Locally Raised Beef

See also Making Broth on Your Woodstove

A Freezer Full of Beef…

It’s great knowing that we have enough meat to feed our family for another year, or more. I like knowing that the animals were raised locally on pasture and weren’t given hormones and antibiotics. The small custom butcher shop doesn’t add any dyes, saline solution, or fillers (like pink slime) to the meat. If I can’t raise and butcher it myself, this is the next best thing.

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We ended up with around 400 pounds of beef this past week and it fits nicely in the 15 cf chest freezer purchased this fall. I have pork (also from a local farmer) and our home butchered turkeys and chickens in the 21cf freezer, plus we have a 13 cf freezer full of fruits and veggies I’ve put up this year. This doesn’t take into consideration all of the food I have canned or dehydrated. We should be pretty well set for the winter.


Locally Raised…

If you are interested in ordering locally raised meat, try looking on Craigslist, under the Farm and Garden section. Or call the local butcher shops to see if they have information about farmers selling pork or beef shares in your area. You’ll have to pay the farmer for the hanging weight of the animal (the weight after head, hooves, organs, and hide have been removed) and you’ll pay for processing at the butcher shop. What you bring home will be about 60% of the hanging weight, because you also paid for bones. You can ask for the bones for your dog, if you want.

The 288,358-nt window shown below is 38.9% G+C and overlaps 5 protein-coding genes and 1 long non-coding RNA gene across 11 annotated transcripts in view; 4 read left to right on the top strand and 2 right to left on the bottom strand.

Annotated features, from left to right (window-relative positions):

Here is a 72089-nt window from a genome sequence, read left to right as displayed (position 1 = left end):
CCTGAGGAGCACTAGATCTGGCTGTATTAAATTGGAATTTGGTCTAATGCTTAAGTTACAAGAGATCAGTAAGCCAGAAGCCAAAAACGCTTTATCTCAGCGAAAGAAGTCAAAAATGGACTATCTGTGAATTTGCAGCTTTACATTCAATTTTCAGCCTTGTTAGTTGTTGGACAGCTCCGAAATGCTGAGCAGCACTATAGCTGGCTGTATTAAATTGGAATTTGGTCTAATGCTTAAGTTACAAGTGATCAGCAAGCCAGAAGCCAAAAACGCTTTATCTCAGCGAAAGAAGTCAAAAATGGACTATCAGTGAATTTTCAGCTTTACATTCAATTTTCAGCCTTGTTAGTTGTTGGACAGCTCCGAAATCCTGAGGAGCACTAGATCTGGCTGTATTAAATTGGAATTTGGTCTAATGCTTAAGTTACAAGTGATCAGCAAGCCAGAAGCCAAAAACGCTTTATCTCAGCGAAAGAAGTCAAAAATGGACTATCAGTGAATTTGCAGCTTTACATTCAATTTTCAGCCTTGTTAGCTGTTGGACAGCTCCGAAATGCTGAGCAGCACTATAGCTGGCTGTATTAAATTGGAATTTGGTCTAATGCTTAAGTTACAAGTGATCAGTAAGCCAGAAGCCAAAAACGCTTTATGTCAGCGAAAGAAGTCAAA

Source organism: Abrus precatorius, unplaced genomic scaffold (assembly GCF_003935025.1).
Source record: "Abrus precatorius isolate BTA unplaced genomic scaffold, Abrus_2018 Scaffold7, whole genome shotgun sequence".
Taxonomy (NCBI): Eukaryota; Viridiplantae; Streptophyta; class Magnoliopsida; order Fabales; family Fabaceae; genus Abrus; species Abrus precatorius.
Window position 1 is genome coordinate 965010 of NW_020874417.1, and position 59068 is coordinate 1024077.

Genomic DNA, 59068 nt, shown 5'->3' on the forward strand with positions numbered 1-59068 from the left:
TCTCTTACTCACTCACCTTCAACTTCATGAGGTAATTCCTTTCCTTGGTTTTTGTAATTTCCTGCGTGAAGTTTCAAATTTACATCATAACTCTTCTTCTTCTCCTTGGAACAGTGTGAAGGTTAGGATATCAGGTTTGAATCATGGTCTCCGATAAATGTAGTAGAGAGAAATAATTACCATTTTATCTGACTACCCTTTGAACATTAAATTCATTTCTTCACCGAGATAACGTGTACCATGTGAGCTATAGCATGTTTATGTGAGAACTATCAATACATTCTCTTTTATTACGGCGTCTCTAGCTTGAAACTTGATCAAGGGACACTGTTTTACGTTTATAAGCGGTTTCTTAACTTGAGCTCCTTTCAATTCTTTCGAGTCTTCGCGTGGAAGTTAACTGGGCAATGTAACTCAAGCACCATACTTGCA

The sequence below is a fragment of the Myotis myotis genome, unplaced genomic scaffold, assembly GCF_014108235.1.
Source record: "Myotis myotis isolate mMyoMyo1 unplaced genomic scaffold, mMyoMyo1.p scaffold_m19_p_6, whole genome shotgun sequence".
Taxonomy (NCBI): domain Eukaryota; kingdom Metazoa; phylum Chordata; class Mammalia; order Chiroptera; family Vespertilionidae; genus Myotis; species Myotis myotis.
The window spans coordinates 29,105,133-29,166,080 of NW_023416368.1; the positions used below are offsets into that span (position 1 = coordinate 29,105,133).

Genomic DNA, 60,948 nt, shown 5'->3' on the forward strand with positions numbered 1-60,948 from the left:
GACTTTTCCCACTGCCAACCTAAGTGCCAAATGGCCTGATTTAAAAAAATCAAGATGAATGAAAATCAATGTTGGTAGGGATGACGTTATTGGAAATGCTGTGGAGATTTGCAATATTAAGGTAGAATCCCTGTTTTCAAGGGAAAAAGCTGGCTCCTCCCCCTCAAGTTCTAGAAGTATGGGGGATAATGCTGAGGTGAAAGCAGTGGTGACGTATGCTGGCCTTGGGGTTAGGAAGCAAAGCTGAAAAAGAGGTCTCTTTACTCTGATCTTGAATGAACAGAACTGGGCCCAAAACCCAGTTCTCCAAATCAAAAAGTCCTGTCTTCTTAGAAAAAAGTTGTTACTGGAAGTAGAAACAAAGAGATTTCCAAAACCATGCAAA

If possible, avoid ordering from a farmer that advertises a price per pound for LIVE WEIGHT – even if the price per pound seems low, you will be paying for a lot of parts that will be thrown away.


When you consider that the meat you purchase in the store often contains fillers and salt water to increase the weight, you may be paying less overall. If you are looking for grass fed animals, there will be less meat since they are not given hormones to make them gain weight quickly, and the price per pound will normally be higher.  Keep in mind that you will need a large freezer to store all that meat. Our 15 cf freezer held about 400 pounds, about the size of a small steer. Grain fed animals are larger and you may need a 20 cf freezer for a whole steer. You can also pressure can some of it or make your own jerky…but I would plan on having a freezer to accommodate all of it until you can process it further.

Plan Ahead

It is definitely takes more work, planning, and a large upfront investment to order your beef and pork from local farmers. I find it is worth the extra effort because I know the animals lived a natural life and died much more humanely than the animals taken to industrial slaughterhouses. And considering that a lot of our meat comes from foreign countries, I prefer to support small family farms. The only thing I would like better would be to raise them myself and butcher them on my own homestead.

How about you? Do you raise and slaughter your own animals? Buy from local farmers? Buy from the grocery store? Or are you vegetarian?


  Lisa Lombardo
Hi! I’m Lisa Lynn…modern homesteader and creator of The Self Sufficient HomeAcre. Follow my adventures in self reliance, preparedness, homesteading, and getting back to the basics.



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